Friday, February 7, 2014

UA/UAA| Enough already, the postscript ...

Oddly enough given the popularity of some of the subjects I have written about before, the piece I wrote yesterday ("UAA| Enough already ...") has completely blown past the previous record for most hits in the first 24-hour period after being posted.  The piece hit the 24-hour mark with 700+ hits, which is short of The Drudge Report and maybe even, closer to home, Amanda Coyne's, but is a high number for "oil and fiscal policy nerd" blogs of this ilk.

As those of you reading this follow up will likely already know, yesterday's article was about UAA's request for an additional $2.7 million in state funding to cover the operating costs of its new sports arena, which, unlike every other similar arena built in the United States in the last 20 years, has been built entirely from state funds.  (Most other similar arenas built during the same period have required at least 50% alumni and donor buy-in before turning the first spadeful of dirt.  And, some, like the University of Virginia's John Paul Jones Arena are at the other end of the spectrum, having been built almost entirely with private funds.)

Not unexpectedly given the number of hits, I received a few follow up notes and posts.  Some were critical, saying Alaska is small, unique and its University system is relatively young, and as a result we shouldn't be surprised that the state needs to provide the bulk of the funding for such facilities.

My response to that is simple:  first, the University of Alaska system isn't that young (the University system itself was founded in 1917 and UAA dates from 1970, now nearly 35 years ago); second, UAA didn't even try to raise private funds for the new arena (I recall being at early meetings where I and one other raised the issue of developing an effort to raise private funds, and watching Dr. Cobb, sitting at the end of the table, shake his head and say no, the Legislature will take care of us); and third, if that's true, we should have built a facility more in line with Alaska's fiscal condition, rather than a $109+ million "Taj Mahal" that will likely stand going forward mostly as a memorial to the state's excesses during the early 2010's (the boom before the following bust).

Most writing notes agreed with my points, however, adopting the same basic premise that the University system either needs to develop a supportive revenue stream from alumni and donors or accept that it will receive increasingly lower levels of funding.  One was explicit, suggesting that, in these economic times, other state programs, such as K-12, should not be expected to accept lower funding levels in order effectively to "subsidize" a University system that is failing to help itself by developing the alternative sources of revenue successfully solicited and used by its peers.

And one note in particular was thought provoking.  The comment pointed out that the leaders of both the University system as a whole (Patrick Gamble) and UAA, the system's largest campus (Tom Case) are former military generals, whose careers have continually focused in one way or another on obtaining government funding of various projects.  That skill set, the commentator suggested, is significantly different from that required to raise funds from alumni and private donors.

To a large degree, government funding of the military (or, the reader suggests, a public university) is a given, and obtaining funding is a matter of simply convincing a small group of people to give what essentially is other people's money to your project over another.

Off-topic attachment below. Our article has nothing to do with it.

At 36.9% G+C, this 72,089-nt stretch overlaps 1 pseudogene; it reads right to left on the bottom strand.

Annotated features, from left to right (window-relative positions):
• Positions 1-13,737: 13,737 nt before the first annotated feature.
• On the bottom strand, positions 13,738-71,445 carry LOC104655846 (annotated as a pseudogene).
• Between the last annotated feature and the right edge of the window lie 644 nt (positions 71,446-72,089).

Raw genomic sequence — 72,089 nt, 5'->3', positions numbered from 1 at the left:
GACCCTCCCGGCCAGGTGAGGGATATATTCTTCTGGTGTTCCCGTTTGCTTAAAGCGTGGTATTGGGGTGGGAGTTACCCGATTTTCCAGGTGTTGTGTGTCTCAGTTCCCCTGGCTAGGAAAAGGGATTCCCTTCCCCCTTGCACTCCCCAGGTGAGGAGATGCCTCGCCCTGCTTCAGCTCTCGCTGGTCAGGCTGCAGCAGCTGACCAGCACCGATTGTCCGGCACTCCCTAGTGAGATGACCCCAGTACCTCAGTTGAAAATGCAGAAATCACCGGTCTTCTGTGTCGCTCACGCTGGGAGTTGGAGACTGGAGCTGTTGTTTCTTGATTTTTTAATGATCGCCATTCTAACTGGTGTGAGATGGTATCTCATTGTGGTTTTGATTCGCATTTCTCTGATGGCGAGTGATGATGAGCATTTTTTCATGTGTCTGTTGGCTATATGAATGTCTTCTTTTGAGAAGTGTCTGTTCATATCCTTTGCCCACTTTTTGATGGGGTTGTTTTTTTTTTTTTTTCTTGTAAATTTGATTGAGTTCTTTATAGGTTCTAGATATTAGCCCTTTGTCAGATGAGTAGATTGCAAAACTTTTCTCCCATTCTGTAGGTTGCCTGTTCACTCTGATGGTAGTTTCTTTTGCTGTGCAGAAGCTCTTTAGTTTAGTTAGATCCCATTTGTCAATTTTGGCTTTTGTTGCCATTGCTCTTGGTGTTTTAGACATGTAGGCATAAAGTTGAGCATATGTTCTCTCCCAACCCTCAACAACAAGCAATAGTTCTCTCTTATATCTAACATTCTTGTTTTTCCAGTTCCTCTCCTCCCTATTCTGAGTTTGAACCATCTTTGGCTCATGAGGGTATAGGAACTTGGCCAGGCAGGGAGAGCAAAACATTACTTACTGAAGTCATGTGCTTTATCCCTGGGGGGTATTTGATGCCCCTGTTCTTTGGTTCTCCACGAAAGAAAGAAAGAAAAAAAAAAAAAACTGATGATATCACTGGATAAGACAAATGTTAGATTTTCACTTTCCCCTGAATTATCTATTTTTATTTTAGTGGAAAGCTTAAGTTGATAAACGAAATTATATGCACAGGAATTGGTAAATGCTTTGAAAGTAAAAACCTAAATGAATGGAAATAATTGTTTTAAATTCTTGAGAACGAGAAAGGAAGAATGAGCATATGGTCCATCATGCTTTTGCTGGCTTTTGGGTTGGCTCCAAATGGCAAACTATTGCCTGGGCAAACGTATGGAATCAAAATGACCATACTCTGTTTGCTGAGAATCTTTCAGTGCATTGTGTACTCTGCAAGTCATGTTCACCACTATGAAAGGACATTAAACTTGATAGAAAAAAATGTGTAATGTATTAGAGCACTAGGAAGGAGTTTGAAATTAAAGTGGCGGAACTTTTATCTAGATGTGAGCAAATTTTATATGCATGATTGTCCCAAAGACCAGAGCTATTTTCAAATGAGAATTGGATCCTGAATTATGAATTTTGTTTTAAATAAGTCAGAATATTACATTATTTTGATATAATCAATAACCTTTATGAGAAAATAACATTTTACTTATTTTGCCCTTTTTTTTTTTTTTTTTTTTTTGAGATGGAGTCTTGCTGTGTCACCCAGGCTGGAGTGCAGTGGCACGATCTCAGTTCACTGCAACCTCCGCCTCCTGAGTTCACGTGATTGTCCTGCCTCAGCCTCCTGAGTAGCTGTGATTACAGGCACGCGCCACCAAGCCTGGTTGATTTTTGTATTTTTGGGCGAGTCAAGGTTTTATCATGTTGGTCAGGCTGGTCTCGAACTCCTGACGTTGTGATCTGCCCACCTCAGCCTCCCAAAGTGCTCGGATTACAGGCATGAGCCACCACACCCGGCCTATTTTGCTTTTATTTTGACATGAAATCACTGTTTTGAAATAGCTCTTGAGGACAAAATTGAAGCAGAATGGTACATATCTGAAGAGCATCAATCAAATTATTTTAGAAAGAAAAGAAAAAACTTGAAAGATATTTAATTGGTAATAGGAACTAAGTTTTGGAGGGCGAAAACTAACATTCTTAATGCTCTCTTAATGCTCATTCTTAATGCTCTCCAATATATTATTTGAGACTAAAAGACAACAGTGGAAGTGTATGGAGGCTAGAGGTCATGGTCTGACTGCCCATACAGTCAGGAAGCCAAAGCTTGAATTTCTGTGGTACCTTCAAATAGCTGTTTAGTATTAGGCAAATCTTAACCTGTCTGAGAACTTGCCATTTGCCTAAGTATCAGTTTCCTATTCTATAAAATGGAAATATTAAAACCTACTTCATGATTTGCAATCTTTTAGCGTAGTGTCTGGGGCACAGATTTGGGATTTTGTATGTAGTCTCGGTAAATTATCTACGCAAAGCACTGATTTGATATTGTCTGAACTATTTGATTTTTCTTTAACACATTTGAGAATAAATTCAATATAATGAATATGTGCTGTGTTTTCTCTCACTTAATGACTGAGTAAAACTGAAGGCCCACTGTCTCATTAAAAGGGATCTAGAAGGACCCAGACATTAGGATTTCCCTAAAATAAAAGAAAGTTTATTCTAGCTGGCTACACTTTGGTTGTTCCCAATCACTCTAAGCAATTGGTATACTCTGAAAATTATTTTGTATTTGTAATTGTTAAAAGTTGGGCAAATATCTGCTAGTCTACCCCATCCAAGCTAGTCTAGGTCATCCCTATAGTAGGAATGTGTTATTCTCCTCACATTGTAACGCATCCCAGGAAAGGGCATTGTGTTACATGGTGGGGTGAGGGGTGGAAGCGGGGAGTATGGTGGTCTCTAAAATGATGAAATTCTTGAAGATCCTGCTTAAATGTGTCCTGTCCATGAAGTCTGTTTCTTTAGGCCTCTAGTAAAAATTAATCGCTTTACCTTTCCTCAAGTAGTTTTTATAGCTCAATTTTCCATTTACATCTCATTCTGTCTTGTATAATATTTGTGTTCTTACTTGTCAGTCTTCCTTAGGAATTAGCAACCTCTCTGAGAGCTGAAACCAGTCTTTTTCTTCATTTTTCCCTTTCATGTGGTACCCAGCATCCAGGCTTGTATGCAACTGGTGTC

On the other hand, convincing alumni and private donors to contribute money is a much different endeavor.  Giving their own (or corporation's) money to a given university is far from a given, and even if they are of a nature to be generous, there is a lot of competition for the dollars among a wide range of institutions.  From personal experience, I can attest that the sales effort required to be successful in a private context is far different, and far more intense, than supporting requests for funding from government.

The writer of that comment ultimately suggested that in order to change the intensity and success of the University's private fundraising efforts, changes in leadership may be required.

That may be the case.  In the same 2011 report to President Gamble referenced in yesterday's piece, the outside consultants he retained had this to say (at p. 63-64) about private fundraising efforts directed toward "major gifts and planned giving effort[s]."  Such targets are the keystone of any successful private fundraising effort:
The Chancellors, in coordination with staff or key volunteers, are crucial to soliciting these gifts and providing careful stewardship and attention to this group of donors.  Planned gifts provide examples for others to follow, and the Chancellors, with appropriate help from the President, must be in the forefront of this fund raising activity.
Certainly, my most recent experiences with Chancellor Case and indirectly, with President Gamble, have not reminded me of past, successful efforts by other university presidents and deans in soliciting my support for their institutions.  I honestly have never dealt before with (or even heard about) an institution like UAA, that takes a donor's money at the same time it takes preemptive actions in secret proceedings.

But that could just be me and Gamble and Case may have the ability, if directed and incentivized, to refocus UA and UAA's efforts on developing external revenue streams.  If so, however, they need to do it quickly.

The commentator who suggested that UA's failure thusfar to develop significant alternative revenue streams is effectively hurting other state programs is correct.   There is a substantial amount of demand within state government for the limited funds that are available.  If UA took less because it was able to rely on another revenue stream more, some other program (or, perhaps more beneficially, Alaska's future generations) would receive the remainder.

Others are going to start reaching the same conclusion soon, perhaps as soon as during this legislative session.  They will want President Gamble and Chancellor Case to have answers.  Either they need to, or the prior commentator may prove right, their usefulness may have reached its end.